Journal of Physical Activity Research
ISSN (Print): 2576-1919 ISSN (Online): 2574-4437 Website: Editor-in-chief: Peter Hart
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Journal of Physical Activity Research. 2021, 6(1), 59-64
DOI: 10.12691/jpar-6-1-8
Open AccessArticle

Effectiveness of an Exercise is Medicine-On Campus® Virtual Program on Perceived Stress Levels of Faculty and Staff

Ellea E. Bachmeier1, , Brett Garst1, Meghan J. Pingel1, Joanna L. Morrissey1 and Lisa J. Leininger2

1Department of Psychology, University of Wisconsin-Green Bay, Green Bay, WI, United States

2Department of Kinesiology, California State University-Monterey Bay, Seaside, CA, United States

Pub. Date: June 09, 2021

Cite this paper:
Ellea E. Bachmeier, Brett Garst, Meghan J. Pingel, Joanna L. Morrissey and Lisa J. Leininger. Effectiveness of an Exercise is Medicine-On Campus® Virtual Program on Perceived Stress Levels of Faculty and Staff. Journal of Physical Activity Research. 2021; 6(1):59-64. doi: 10.12691/jpar-6-1-8


Exercise is Medicine on Campus (EIM-OC) is a global initiative created by the American College of Sports Medicine (ACSM) which aims to improve the health and well-being of students, faculty and staff on college and university campuses. Faculty and staff experience a variety of stressors through their profession; with the Coronavirus pandemic only exacerbating these stressors. Due to the stay-at-home orders placed across the world, it became increasingly difficult to engage in physical activity as facilities were closed or at limited capacity. Therefore, the purpose of this study was to examine the effects of a virtual exercise program on perceived stress levels of faculty and staff at California State University-Monterey Bay (CSUMB). The classes were available to the entire CSUMB community, with eight female employees completing the entirety of the study. Data was collected using an online survey tool with measures including Cohen’s Perceived Stress Scale (PSS) and Godin Leisure-Time Exercise Questionnaire (LTEQ). A paired samples t-test was conducted for the PSS, the LTEQ and days of physical activity. Overall, perceived stress significantly decreased (p < .002) and physical activity significantly increased (p = .012). Days of strenuous, moderate and light physical activity were not significant but all trended toward an increase. These results provide evidence of virtual exercise programs decreasing perceived stress levels and increasing overall amount of physical activity.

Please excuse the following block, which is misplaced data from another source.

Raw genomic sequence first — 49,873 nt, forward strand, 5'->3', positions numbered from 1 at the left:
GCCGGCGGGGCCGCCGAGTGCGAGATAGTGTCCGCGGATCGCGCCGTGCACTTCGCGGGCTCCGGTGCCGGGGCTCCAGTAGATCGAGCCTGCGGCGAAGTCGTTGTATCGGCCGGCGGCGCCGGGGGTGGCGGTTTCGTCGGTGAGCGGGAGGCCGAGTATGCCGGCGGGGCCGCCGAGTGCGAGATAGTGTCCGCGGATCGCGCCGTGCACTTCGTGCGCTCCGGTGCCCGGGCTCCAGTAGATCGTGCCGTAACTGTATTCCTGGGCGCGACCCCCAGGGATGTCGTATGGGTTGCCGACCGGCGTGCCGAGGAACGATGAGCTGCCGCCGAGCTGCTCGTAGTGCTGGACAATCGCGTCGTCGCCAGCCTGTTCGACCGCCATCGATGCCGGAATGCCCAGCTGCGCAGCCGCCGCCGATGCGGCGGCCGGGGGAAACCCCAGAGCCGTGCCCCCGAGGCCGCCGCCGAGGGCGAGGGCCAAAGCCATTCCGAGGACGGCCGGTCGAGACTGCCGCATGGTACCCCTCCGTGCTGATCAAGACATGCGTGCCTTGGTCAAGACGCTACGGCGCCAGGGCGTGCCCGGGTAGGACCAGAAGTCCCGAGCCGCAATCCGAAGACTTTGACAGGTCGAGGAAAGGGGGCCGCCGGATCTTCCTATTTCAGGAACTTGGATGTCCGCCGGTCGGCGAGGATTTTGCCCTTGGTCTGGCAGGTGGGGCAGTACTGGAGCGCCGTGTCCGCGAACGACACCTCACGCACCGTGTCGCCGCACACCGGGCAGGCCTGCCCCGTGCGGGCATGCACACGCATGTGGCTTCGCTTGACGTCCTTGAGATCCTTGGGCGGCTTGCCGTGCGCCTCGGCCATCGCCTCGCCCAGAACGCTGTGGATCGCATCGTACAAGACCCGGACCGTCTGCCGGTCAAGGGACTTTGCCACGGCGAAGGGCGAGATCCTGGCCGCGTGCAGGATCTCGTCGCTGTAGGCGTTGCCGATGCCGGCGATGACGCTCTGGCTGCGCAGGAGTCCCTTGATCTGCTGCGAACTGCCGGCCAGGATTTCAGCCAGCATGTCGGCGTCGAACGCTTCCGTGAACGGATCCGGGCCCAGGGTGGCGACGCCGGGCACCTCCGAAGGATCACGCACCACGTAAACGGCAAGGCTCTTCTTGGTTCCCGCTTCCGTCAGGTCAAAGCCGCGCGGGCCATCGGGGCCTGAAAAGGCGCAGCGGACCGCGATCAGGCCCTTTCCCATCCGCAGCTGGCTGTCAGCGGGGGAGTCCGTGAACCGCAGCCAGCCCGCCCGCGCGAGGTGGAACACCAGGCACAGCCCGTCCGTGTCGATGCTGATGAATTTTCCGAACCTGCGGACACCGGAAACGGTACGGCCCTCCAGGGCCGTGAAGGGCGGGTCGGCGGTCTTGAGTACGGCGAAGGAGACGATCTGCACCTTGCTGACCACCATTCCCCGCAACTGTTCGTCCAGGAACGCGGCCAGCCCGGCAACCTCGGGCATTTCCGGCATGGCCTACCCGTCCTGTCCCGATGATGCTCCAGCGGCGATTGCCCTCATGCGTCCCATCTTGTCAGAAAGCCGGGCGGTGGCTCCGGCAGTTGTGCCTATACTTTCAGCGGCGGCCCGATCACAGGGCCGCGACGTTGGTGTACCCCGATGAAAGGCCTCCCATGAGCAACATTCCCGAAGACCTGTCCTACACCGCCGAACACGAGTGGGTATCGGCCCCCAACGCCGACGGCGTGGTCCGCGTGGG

worksite health promotion virtual exercise employee health physical activity work stress

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